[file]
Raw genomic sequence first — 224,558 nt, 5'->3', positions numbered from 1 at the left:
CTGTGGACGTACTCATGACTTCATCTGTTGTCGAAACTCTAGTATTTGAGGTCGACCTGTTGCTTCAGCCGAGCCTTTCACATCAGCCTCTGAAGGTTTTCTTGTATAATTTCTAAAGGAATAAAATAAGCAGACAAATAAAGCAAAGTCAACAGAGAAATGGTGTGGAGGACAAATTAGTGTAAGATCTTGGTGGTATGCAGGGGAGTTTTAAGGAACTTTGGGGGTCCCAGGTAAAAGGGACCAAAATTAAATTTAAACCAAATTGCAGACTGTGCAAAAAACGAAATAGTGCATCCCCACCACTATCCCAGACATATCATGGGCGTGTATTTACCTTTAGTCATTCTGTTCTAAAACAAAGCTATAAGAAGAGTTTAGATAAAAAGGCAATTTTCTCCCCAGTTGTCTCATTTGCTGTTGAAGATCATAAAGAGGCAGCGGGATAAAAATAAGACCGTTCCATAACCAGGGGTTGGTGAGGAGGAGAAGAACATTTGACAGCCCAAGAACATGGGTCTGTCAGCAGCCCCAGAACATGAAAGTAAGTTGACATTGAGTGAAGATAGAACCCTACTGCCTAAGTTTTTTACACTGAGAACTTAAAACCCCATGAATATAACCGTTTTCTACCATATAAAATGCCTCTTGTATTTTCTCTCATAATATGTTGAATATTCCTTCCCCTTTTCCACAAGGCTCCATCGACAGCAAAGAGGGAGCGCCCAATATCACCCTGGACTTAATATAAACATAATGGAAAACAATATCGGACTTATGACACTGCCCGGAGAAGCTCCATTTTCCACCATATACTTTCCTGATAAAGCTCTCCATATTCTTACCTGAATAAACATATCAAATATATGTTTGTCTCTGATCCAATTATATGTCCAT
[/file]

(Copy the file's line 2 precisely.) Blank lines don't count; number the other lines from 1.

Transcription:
CTGTGGACGTACTCATGACTTCATCTGTTGTCGAAACTCTAGTATTTGAGGTCGACCTGTTGCTTCAGCCGAGCCTTTCACATCAGCCTCTGAAGGTTTTCTTGTATAATTTCTAAAGGAATAAAATAAGCAGACAAATAAAGCAAAGTCAACAGAGAAATGGTGTGGAGGACAAATTAGTGTAAGATCTTGGTGGTATGCAGGGGAGTTTTAAGGAACTTTGGGGGTCCCAGGTAAAAGGGACCAAAATTAAATTTAAACCAAATTGCAGACTGTGCAAAAAACGAAATAGTGCATCCCCACCACTATCCCAGACATATCATGGGCGTGTATTTACCTTTAGTCATTCTGTTCTAAAACAAAGCTATAAGAAGAGTTTAGATAAAAAGGCAATTTTCTCCCCAGTTGTCTCATTTGCTGTTGAAGATCATAAAGAGGCAGCGGGATAAAAATAAGACCGTTCCATAACCAGGGGTTGGTGAGGAGGAGAAGAACATTTGACAGCCCAAGAACATGGGTCTGTCAGCAGCCCCAGAACATGAAAGTAAGTTGACATTGAGTGAAGATAGAACCCTACTGCCTAAGTTTTTTACACTGAGAACTTAAAACCCCATGAATATAACCGTTTTCTACCATATAAAATGCCTCTTGTATTTTCTCTCATAATATGTTGAATATTCCTTCCCCTTTTCCACAAGGCTCCATCGACAGCAAAGAGGGAGCGCCCAATATCACCCTGGACTTAATATAAACATAATGGAAAACAATATCGGACTTATGACACTGCCCGGAGAAGCTCCATTTTCCACCATATACTTTCCTGATAAAGCTCTCCATATTCTTACCTGAATAAACATATCAAATATATGTTTGTCTCTGATCCAATTATATGTCCAT